What Is Law?


Law is a system of rules that can be enforced by social or governmental institutions to regulate behavior. It is a complex field that encompasses a wide range of subjects and spans virtually every area of life.


Legal justification is the basis for determining whether or not something is a “right” in a particular context. Justification is typically grounded in a legal norm, such as “every person has a right in their good name”.

The term “right” is often used to refer to any claim, privilege, power or immunities that can be legally established. However, some rights are more specific than others.

Claims, privileges and powers can manifest as either rights in personam or in rem. A right in rem allows compensation for the loss of something, but not a particular thing back. This is commonly associated with property law, including land and possessions.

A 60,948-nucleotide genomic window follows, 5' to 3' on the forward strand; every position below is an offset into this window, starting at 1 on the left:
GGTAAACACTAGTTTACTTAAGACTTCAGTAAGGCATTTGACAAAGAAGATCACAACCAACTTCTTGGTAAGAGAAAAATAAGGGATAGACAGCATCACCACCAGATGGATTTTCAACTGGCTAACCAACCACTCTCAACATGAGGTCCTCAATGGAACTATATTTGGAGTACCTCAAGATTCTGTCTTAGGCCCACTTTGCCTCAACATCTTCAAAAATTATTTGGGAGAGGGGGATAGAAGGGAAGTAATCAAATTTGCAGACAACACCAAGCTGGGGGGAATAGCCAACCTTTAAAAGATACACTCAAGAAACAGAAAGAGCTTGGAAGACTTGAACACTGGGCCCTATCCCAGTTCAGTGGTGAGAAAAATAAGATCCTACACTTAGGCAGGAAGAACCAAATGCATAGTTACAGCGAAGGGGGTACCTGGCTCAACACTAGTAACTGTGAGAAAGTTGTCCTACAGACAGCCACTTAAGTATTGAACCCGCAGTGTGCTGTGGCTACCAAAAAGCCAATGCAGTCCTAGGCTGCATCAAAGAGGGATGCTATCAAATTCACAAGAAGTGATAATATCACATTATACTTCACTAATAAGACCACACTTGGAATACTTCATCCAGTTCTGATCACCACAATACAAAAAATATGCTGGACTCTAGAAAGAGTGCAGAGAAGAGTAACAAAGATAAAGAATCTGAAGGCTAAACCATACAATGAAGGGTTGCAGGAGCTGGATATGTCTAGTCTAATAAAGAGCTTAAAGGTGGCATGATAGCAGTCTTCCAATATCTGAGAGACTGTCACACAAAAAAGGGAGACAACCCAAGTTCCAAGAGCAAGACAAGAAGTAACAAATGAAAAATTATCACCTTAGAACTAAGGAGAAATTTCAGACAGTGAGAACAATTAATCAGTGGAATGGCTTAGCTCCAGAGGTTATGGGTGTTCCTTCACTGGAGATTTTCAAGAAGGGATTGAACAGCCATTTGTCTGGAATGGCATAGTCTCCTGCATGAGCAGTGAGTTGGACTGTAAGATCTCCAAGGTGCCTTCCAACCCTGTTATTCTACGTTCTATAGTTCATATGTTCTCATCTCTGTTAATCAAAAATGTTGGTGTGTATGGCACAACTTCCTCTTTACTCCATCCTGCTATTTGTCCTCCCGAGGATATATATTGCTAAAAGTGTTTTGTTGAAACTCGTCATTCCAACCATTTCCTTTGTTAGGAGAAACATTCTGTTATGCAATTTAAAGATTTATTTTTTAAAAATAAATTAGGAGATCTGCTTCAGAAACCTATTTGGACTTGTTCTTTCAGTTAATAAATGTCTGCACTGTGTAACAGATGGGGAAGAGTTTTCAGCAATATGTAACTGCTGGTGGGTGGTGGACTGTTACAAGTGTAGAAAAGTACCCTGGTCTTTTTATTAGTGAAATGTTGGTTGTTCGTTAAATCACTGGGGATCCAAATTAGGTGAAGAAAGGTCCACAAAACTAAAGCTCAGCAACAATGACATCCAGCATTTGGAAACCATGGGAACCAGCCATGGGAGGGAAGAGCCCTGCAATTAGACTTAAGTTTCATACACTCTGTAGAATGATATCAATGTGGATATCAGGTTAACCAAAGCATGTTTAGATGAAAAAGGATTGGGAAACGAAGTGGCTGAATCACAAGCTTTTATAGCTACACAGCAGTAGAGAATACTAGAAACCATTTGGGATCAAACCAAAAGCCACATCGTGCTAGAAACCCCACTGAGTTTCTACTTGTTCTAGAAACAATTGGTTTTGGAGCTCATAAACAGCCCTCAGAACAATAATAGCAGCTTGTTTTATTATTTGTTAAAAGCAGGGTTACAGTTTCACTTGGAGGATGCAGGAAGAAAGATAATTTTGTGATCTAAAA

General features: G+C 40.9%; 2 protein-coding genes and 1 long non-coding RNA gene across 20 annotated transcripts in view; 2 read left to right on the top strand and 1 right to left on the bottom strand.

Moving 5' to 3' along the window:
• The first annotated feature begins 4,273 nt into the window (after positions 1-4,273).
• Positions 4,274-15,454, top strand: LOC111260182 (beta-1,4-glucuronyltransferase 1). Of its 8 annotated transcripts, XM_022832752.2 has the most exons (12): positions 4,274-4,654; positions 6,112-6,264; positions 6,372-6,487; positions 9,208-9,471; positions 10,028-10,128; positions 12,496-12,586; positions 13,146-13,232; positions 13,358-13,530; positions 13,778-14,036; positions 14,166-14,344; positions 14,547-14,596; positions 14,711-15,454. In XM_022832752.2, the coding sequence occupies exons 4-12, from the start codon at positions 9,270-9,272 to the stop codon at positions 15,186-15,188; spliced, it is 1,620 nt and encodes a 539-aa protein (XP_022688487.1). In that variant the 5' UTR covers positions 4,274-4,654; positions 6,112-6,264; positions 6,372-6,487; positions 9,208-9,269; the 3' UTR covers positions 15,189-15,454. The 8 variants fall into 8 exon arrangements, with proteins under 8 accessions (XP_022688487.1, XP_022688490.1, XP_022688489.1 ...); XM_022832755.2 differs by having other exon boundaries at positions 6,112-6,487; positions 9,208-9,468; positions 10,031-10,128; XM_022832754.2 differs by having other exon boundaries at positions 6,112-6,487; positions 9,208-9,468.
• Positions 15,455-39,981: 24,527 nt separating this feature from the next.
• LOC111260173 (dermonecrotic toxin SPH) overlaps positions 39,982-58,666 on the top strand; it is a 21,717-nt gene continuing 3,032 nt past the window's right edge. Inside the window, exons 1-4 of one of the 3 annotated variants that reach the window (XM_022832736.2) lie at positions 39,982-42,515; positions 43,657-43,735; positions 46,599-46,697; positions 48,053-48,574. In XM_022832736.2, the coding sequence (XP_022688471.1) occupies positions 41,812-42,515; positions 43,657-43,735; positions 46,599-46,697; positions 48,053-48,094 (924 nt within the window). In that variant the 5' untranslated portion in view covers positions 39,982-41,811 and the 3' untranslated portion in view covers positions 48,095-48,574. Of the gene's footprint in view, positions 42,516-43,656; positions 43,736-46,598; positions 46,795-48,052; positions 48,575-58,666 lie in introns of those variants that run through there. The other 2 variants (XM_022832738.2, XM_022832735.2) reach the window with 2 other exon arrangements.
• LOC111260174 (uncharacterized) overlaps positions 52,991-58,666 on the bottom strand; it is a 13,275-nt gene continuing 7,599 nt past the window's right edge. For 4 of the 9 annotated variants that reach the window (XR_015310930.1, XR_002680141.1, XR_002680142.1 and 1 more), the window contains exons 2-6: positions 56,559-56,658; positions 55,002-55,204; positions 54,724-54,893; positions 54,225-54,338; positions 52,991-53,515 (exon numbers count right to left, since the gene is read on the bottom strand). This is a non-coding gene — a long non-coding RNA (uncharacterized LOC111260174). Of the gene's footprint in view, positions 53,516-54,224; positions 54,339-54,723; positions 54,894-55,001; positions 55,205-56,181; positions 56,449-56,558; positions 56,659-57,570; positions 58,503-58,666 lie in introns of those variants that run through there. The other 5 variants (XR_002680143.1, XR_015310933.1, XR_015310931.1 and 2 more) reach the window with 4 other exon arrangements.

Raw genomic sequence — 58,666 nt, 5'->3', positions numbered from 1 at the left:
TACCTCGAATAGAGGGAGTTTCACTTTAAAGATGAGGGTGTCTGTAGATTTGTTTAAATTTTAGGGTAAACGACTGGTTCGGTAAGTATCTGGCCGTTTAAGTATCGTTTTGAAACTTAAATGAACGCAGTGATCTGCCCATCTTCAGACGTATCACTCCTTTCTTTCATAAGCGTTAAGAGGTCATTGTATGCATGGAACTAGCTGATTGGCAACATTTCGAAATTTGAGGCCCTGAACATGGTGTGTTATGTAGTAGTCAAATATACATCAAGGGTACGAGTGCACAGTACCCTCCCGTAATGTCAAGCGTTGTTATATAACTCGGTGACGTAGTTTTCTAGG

Similarly, rights in personam can include the ability to appoint other people to take action on one’s behalf, such as a trustee or executor. These are often found in contract and agency law.

In addition, there are also a number of different areas within law that can be defined as involving the application of rights. These include:

Essentially, the legal system commits itself to treating people as its primary units of concern. This is reflected in the concept of rights, which many argue is fundamental to a good law system.